The Time I Nearly Froze To Death (I Blame Hawaii)
It is summer in Hawaii.
Well, I suppose it is summer in the entire Northern Hemisphere.
Regardless, it is summer here in the islands and therefore is a touch warmer than the usual warm. My facebook feed has become even more inundated with pics of little bitty bikinis and an occasional fully clothed person exclaiming “OH LORD IT’S SO F-ing HOT!”. That person has clearly not been to Death Valley. Or Texas.
I don’t mind being hot. Even as I swelter in my ancient air-condition-less Corolla and my dehydrated children melt quietly in the backseat, I am at peace with the oppressive blaze of the sun’s rays.
Why? Because I have been cold. So very very cold. And I was not good at it.
Roughly eight years ago, the Man made me leave behind my tropical paradise for the desolate, blustery, not-at-all-scenic town of Rawlins, Wyoming. He made me move during winter because he is a callous, cruel being.
Yes, the illustrious Rawlins, population of nearly 9000 people, a butt-ton of trailers, two questionable Chinese restaurants, and one overpriced conventional supermarket.
Aside from those mind-blowing perks, Rawlins also boasts weather that ranges from 95 degrees on the hottest day of summer to NEGATIVE 25 degrees on the coldest day of winter with the occasional surprise snow flurry whenever the sky damn feels like it.
Negative 25 degrees. That is the temperature of DEATH-NESS.
Now I realize there are probably some people living, I don’t know, in an Antarctic research tent muttering things like “Negative 25?!! Why, when it’s -25 we cast off our clothes and tan our translucent white selves! -25 is a SWIM day except not because it is NEVER that toasty.” But let me explain.
I am from Hawaii where our weather looks like this:
Though to be honest, once in a while the sky is gray and there are actually rainbows year-round. Also, the temperature does occasionally drop as low as 60 degrees (GASP).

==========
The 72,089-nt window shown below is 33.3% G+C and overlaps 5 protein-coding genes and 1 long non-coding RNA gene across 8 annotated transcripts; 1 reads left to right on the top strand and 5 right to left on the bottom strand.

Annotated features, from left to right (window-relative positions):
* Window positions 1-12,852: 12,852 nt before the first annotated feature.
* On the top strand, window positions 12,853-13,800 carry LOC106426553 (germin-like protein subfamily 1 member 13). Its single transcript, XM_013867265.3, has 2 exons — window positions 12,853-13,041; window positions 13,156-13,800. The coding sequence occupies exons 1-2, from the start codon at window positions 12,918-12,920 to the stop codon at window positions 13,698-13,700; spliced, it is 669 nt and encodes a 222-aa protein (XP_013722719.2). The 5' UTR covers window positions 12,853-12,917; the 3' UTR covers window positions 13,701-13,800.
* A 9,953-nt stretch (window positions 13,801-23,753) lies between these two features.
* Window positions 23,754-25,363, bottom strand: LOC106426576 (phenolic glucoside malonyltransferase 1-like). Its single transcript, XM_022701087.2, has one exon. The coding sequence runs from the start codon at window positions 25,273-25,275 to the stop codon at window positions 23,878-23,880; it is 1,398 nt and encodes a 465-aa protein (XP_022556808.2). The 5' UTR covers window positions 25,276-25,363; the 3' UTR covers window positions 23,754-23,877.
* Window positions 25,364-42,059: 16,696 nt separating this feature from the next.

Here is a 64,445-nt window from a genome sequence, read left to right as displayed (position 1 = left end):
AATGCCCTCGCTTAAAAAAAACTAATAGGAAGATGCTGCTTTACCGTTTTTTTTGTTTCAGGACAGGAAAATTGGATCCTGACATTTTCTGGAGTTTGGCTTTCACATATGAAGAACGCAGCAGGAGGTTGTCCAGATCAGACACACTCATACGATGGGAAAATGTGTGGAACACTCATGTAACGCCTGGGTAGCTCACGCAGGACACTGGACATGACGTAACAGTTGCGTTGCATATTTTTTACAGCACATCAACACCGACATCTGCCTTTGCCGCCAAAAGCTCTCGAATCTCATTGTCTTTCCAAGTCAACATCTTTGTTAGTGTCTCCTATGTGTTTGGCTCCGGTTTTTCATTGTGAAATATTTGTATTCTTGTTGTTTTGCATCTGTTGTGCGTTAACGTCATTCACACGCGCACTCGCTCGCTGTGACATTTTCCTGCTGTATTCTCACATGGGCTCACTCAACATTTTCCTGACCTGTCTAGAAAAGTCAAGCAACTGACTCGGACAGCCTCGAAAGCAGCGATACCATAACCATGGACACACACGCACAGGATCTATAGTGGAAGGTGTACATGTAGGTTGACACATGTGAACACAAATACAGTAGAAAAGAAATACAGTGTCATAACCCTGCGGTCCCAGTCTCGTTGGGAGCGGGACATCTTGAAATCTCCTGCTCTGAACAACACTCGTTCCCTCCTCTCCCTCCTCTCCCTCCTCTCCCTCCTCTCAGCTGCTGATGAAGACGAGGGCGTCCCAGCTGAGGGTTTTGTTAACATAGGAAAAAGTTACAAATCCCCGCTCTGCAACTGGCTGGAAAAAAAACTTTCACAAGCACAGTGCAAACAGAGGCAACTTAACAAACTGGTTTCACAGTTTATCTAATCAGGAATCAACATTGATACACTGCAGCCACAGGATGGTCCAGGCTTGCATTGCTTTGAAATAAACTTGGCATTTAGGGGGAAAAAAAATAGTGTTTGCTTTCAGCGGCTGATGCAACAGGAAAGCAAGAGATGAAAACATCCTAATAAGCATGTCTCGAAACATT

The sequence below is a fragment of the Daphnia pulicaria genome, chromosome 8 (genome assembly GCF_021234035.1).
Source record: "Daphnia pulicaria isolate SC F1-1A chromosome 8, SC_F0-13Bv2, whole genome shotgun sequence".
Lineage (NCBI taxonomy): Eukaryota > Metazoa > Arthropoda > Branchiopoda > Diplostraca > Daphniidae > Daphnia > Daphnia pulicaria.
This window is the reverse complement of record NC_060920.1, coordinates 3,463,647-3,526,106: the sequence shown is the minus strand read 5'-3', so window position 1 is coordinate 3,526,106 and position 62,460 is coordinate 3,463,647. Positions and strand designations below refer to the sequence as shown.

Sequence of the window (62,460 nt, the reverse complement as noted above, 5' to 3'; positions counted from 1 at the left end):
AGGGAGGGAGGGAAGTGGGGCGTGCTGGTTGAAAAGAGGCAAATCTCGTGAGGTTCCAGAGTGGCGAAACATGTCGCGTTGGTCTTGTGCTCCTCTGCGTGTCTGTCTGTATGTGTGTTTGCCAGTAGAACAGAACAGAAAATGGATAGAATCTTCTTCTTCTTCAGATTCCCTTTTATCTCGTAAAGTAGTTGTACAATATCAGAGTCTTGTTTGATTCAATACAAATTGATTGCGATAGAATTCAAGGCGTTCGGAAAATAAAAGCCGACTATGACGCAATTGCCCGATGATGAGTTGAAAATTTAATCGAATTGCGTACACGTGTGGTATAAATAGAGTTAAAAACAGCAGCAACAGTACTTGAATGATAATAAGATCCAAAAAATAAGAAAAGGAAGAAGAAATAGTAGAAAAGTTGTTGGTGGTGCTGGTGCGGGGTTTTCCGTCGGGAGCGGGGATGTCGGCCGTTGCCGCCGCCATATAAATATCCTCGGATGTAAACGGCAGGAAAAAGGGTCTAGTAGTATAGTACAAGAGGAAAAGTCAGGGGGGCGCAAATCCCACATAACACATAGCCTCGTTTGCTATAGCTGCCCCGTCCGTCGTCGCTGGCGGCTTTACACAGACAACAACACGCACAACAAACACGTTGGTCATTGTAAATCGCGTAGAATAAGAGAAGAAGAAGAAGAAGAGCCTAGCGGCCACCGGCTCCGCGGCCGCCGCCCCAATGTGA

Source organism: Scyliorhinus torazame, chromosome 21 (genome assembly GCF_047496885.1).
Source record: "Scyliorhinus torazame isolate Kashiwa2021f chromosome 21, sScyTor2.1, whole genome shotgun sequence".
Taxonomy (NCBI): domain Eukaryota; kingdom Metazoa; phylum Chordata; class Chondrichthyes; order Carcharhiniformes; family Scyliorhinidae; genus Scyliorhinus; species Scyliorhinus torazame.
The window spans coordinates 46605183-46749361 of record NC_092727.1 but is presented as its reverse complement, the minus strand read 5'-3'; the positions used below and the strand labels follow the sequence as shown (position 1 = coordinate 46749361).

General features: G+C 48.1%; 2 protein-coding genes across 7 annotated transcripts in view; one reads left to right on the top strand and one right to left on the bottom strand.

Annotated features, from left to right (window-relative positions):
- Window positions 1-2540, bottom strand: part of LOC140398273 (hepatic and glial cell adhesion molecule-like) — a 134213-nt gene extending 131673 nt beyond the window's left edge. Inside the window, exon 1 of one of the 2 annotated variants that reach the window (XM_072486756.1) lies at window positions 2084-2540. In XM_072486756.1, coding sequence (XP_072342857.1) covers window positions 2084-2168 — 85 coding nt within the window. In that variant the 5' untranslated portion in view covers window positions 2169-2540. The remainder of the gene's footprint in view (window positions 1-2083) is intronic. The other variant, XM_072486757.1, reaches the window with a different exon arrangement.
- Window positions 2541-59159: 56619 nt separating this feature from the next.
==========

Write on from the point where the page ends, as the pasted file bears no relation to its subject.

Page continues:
In fact, this past winter we experienced a particularly frigid season with nighttime temps dipping into the high 50s. It was ghastly. At this point we were running around in fleece jackets, wool sweaters, socks, and fuzzy boots making exclamations of “It is FREEZING today!” and “Oh my God, my hands are like ICE!” and “Oh, doesn’t it feel like it’s going to SNOW?!!”
Yes. Don’t judge us.
Two weeks into my Rawlins relocation I experienced the sensation of death’s frosty, glacial fingers prodding my internal organs. Having exhausted my sole coping mechanism of putting on more clothing I made a desperate call to the Man.
The Man claims it was due to my lack of common sense. Which is COMPLETELY UNJUST as we do not have heaters in Hawaii. And yes, you might argue that didn’t I live in London and have the perplexing task of running down to the post office to buy gas to make the heater work? And yes, perhaps that happened and perhaps I’ve visited my brothers in the Bay Area one bajillion times and was mildly aware that their homes were not a balmy 80 degrees because of excellent insulation.
Regardless of the WHY (we really needn’t discuss it anymore as it is incredibly insignificant and not notable in any way), the heater improved my life one thousand fold.
That’s the significant part. Focus on that.
I’d also like to add that I not only had to turn the heater up, but had to turn it ON because it didn’t occur to The Man to ever use it.
I often suspect there is something deeply wrong with him.
On a sidenote, during my last trip to San Francisco I was staying in an awesome but particularly wintry apartment and had tremendous difficulty doing basic things like changing my clothes and washing my face and existing. On my second to last day there my brother came to visit and said:
I thought it was a fan.
Shhhhh…. Just, shhhh…